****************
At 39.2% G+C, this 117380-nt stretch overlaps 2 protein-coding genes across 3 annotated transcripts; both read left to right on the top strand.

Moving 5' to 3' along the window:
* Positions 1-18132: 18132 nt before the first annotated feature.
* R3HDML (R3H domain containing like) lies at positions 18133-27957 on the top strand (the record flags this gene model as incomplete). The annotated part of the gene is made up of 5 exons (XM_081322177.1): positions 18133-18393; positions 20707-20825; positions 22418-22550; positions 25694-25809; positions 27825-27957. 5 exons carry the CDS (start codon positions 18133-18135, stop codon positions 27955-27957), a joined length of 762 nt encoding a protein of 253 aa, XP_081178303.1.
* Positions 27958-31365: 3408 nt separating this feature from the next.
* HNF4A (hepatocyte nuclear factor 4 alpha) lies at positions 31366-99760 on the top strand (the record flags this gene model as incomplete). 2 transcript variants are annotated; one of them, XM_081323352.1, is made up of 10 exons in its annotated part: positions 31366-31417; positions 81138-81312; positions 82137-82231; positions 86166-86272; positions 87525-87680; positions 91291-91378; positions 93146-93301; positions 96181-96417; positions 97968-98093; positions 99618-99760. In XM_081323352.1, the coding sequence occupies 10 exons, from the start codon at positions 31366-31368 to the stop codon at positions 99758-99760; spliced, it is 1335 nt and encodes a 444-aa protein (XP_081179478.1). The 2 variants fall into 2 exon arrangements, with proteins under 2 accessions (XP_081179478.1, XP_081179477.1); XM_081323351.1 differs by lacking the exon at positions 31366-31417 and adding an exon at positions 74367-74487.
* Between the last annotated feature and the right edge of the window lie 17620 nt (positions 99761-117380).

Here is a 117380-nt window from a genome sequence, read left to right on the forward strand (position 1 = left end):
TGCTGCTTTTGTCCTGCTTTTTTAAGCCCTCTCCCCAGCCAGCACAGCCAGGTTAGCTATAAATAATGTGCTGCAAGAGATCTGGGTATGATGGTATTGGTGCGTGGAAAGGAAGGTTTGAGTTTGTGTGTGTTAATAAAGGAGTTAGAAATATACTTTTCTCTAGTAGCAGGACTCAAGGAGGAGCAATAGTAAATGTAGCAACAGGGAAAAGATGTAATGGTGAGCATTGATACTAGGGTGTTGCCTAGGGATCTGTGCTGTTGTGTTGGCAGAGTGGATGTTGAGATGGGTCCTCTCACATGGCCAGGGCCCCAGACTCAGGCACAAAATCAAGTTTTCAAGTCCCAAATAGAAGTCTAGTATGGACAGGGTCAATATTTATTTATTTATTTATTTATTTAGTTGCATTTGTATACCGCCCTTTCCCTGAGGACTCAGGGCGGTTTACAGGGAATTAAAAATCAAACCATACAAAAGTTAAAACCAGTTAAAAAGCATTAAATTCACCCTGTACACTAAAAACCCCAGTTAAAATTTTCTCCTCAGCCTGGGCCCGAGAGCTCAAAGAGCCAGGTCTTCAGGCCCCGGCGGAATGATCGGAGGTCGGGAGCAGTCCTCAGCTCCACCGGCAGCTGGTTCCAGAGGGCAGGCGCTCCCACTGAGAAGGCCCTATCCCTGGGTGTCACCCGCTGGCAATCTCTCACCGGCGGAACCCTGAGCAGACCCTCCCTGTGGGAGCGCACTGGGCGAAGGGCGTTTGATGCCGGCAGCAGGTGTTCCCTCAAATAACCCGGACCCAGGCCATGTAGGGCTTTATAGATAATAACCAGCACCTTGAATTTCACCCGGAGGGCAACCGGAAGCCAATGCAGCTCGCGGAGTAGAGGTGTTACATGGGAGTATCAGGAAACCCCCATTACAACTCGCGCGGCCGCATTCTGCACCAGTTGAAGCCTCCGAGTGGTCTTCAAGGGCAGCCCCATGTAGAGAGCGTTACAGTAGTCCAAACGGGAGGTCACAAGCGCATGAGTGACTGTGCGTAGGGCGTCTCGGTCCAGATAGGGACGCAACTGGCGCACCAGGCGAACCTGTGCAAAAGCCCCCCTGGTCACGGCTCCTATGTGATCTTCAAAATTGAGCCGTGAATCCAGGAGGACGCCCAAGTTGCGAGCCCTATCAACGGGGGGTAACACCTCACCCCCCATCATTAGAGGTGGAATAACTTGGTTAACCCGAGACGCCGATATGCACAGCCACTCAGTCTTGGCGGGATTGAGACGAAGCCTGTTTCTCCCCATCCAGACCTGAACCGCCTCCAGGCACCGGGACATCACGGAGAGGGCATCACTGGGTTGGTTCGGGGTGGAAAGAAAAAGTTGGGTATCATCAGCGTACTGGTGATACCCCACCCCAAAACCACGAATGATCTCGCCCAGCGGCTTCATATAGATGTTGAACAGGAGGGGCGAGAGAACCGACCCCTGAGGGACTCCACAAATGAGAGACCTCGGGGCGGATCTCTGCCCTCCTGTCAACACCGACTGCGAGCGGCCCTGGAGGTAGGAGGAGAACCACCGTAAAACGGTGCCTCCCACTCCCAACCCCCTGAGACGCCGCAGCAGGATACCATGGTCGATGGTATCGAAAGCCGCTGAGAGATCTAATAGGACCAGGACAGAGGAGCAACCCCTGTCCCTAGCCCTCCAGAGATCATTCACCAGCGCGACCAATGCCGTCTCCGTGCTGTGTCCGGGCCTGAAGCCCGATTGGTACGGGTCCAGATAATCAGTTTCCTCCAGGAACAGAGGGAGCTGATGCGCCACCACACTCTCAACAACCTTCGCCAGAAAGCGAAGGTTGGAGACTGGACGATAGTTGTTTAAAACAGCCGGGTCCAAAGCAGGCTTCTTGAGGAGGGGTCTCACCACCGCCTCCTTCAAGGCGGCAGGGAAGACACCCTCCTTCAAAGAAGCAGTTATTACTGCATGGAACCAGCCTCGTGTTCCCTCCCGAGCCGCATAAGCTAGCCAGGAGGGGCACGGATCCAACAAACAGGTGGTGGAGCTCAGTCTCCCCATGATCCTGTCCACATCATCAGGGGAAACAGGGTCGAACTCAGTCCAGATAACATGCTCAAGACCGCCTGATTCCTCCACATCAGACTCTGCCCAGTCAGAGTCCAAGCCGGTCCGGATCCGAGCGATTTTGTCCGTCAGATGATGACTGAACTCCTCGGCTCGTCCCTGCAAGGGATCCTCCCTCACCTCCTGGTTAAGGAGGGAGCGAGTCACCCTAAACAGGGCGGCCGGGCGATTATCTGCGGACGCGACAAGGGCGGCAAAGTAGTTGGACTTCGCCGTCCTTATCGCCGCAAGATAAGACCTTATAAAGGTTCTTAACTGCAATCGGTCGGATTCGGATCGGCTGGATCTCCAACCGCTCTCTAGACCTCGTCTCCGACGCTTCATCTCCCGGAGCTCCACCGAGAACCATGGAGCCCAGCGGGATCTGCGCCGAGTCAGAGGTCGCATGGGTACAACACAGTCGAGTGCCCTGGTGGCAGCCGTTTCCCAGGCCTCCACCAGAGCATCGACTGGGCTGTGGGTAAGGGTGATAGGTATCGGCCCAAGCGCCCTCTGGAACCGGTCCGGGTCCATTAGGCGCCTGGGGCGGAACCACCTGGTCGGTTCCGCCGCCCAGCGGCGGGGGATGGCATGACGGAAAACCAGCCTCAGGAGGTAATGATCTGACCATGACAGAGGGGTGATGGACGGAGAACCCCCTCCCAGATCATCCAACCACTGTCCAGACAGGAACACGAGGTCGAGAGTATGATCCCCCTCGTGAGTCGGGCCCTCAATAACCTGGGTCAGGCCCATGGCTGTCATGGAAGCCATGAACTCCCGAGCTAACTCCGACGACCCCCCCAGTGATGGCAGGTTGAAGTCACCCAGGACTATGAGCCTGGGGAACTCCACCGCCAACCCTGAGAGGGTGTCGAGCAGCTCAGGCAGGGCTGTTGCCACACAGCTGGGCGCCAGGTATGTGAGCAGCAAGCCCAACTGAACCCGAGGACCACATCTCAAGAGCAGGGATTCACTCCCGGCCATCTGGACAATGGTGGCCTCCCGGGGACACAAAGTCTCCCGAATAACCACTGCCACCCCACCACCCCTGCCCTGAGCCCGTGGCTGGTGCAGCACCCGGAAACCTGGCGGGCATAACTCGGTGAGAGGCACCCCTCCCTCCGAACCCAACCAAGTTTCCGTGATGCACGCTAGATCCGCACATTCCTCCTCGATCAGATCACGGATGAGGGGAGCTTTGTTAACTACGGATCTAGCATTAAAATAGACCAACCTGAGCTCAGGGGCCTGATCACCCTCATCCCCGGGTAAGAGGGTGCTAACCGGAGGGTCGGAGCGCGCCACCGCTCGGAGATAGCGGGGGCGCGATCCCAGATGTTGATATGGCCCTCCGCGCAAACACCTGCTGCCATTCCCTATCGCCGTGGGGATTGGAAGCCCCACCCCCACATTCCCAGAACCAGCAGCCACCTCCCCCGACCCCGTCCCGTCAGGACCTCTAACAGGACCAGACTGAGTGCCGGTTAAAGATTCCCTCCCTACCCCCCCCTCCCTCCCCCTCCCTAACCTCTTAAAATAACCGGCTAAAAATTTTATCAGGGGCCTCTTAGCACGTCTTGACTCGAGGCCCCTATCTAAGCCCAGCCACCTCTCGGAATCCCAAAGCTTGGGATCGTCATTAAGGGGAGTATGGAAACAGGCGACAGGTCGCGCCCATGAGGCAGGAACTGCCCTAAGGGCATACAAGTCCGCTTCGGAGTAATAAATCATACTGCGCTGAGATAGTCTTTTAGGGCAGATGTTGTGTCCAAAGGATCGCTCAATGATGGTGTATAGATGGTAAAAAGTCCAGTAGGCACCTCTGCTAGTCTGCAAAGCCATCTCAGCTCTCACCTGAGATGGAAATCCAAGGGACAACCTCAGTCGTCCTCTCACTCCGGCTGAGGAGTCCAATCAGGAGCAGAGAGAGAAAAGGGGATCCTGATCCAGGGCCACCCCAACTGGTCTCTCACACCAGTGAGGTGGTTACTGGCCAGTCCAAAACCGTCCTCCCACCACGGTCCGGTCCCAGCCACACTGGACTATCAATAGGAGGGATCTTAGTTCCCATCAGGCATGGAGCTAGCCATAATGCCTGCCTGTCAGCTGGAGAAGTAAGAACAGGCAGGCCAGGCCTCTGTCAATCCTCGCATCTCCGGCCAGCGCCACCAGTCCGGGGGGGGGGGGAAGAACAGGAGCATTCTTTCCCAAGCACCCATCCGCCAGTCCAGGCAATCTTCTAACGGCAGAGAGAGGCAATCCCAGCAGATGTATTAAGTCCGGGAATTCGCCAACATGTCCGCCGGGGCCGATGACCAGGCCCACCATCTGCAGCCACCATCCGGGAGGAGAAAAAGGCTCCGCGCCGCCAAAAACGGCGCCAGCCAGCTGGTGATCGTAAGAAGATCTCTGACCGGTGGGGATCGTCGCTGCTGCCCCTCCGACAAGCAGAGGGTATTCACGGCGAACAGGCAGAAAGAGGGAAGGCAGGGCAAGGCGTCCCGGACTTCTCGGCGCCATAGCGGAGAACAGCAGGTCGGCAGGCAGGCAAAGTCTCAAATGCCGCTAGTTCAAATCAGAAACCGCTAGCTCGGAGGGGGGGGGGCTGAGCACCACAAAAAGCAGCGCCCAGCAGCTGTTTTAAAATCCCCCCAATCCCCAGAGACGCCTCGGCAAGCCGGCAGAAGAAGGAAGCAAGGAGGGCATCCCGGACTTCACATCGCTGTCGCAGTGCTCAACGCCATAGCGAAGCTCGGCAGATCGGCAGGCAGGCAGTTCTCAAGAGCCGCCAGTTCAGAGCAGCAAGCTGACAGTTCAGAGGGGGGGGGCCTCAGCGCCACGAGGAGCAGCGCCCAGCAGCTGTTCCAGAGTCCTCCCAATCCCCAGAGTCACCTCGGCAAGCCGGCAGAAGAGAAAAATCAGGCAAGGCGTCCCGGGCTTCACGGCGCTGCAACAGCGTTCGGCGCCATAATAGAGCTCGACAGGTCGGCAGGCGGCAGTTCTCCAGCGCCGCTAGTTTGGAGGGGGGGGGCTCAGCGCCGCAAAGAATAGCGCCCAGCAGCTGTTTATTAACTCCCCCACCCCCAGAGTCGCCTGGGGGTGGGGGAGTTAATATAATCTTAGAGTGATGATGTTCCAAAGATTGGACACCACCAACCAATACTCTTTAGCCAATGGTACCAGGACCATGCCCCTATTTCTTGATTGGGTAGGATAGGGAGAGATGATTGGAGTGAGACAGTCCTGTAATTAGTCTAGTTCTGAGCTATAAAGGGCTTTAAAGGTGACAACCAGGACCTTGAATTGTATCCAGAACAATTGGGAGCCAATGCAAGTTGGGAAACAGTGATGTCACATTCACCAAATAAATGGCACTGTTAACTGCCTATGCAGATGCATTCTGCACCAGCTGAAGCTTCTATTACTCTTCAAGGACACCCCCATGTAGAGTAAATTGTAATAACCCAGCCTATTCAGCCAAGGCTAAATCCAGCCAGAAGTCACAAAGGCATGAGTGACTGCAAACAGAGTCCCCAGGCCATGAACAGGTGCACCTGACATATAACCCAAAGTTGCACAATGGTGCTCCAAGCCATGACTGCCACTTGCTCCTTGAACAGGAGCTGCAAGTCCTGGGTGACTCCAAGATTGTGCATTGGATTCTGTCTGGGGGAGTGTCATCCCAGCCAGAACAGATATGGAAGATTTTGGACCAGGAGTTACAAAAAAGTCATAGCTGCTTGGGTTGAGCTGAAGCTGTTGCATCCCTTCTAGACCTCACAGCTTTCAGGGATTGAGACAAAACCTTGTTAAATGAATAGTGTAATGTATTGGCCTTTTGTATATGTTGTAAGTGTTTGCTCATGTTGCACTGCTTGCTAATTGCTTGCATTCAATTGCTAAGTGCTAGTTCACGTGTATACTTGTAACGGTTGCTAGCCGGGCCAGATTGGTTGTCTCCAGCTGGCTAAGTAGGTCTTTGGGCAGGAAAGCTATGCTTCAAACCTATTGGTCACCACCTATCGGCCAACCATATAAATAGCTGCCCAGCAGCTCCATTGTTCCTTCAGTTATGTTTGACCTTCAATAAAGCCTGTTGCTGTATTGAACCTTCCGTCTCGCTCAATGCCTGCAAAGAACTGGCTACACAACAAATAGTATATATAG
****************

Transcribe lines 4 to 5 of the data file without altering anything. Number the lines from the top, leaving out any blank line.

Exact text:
* R3HDML (R3H domain containing like) lies at positions 18133-27957 on the top strand (the record flags this gene model as incomplete). The annotated part of the gene is made up of 5 exons (XM_081322177.1): positions 18133-18393; positions 20707-20825; positions 22418-22550; positions 25694-25809; positions 27825-27957. 5 exons carry the CDS (start codon positions 18133-18135, stop codon positions 27955-27957), a joined length of 762 nt encoding a protein of 253 aa, XP_081178303.1.
* Positions 27958-31365: 3408 nt separating this feature from the next.